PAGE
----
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Evolution on Islands: Originating from Contributions to a Discussion Meeting of the Royal Society of London (Linguistics; 11) Paperback – 1 Feb 1998


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  • Paperback: 352 pages
  • Publisher: OUP Oxford (1 Feb 1998)
  • Language: English
  • ISBN-10: 0198501714
  • ISBN-13: 978-0198501718
  • Product Dimensions: 1.8 x 15.6 x 23 cm
  • Average Customer Review: 5.0 out of 5 stars  See all reviews (1 customer review)
  • Amazon Bestsellers Rank: 1,760,330 in Books (See Top 100 in Books)
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Islands are convenient models for scientists investigating evolutionary processes because they are testing grounds for evolution. And now, as the world's species and populations become increasingly fragmented and/or isolated as a result of human activity, information gleaned from evolutionary studies on islands will be vital in informing conservation and management decisions. However, it may come as a surprise to some that in evolutionary biology the term `island' is used to describe any area or patch of habitat that has become geographically isolated and not just volcanic land formations over oceanic hotspots or fragments cut off from continents due to fluctuating sea levels. So, alongside chapters on the intriguing evolutionary radiations of the Hawaiian (Drosophila, lobeliads, honeycreepers) and the Caribbean (anoline lizards) Islands, there are others considering the speciation of rock-dwelling cichlids in Lake Tanganyika and vegetational islands in the Amazon Basin. As a result of this flexibility island evolution remains one of biology's most enduring paradigms.
This extremely varied and comprehensive volume was just about the first to focus exclusively on the evolutionary processes that occur on islands. It consists of a series of chapters (most published elsewhere but modified for this book)) authored by the leading experts in the field and is aimed at fellow biologists. Some of the concepts are intellectually challenging, even for those working in the evolutionary arena, as is evidenced by the number of controversies that have arisen through misinterpretation or misunderstanding.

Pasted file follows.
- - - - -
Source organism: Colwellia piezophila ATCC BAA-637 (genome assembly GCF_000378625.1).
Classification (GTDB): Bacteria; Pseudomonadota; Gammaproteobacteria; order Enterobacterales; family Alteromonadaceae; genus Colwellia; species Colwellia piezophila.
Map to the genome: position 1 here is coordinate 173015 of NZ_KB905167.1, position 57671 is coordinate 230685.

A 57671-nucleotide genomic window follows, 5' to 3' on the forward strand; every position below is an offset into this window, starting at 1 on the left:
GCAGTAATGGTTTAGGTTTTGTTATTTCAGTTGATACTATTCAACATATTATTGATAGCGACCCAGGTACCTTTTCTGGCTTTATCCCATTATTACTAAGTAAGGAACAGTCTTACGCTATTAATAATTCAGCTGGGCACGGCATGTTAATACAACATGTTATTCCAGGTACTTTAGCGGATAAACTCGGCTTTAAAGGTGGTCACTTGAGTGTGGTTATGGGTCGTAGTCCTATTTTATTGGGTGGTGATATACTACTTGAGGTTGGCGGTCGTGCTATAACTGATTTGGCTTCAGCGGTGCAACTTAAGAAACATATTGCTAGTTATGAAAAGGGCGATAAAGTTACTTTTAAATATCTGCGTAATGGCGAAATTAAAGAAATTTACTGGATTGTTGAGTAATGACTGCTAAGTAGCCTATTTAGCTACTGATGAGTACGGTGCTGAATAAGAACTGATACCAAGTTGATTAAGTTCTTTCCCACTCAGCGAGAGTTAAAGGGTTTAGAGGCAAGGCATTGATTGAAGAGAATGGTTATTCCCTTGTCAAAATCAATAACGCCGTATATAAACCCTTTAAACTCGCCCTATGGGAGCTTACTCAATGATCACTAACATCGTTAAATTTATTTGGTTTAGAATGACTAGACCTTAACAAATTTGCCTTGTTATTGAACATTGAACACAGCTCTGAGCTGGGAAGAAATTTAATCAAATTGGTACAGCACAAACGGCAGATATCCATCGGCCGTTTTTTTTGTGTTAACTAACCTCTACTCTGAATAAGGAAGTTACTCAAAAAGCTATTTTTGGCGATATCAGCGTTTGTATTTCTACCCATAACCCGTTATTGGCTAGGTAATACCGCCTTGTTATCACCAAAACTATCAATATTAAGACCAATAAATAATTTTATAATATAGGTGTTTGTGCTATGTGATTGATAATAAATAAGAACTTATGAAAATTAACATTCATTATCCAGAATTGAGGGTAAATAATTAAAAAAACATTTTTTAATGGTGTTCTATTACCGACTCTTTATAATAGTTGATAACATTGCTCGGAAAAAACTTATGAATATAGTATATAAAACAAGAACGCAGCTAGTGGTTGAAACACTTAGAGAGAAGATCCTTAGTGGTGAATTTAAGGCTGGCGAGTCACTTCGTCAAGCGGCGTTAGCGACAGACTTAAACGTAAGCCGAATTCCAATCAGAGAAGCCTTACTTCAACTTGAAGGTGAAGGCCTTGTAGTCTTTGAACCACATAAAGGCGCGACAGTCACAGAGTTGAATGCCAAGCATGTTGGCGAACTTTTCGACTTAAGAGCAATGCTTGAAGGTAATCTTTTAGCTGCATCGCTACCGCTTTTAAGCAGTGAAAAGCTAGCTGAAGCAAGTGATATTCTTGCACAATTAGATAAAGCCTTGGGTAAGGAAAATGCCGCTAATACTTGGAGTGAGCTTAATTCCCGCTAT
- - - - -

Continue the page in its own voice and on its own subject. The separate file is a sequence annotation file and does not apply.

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1 of 1 people found the following review helpful
As testing grounds for evolution islands remain the classic models for scientists investigating evolutionary processes 2 Sep 2009
By Trevor Coote - Published on Amazon.com
Format: Paperback
Islands are convenient models for scientists investigating evolutionary processes because they are testing grounds for evolution. And now, as the world's species and populations become increasingly fragmented and/or isolated as a result of human activity, information gleaned from evolutionary studies on islands will be vital in informing conservation and management decisions. However, it may come as a surprise to some that in evolutionary biology the term `island' is used to describe any area or patch of habitat that has become geographically isolated and not just volcanic land formations over oceanic hotspots or fragments cut off from continents due to fluctuating sea levels. So, alongside chapters on the intriguing evolutionary radiations of the Hawaiian (Drosophila, lobeliads, honeycreepers) and the Caribbean (anoline lizards) Islands, there are others considering the speciation of rock-dwelling cichlids in Lake Tanganyika and vegetational islands in the Amazon Basin. As a result of this flexibility island evolution remains one of biology's most enduring paradigms.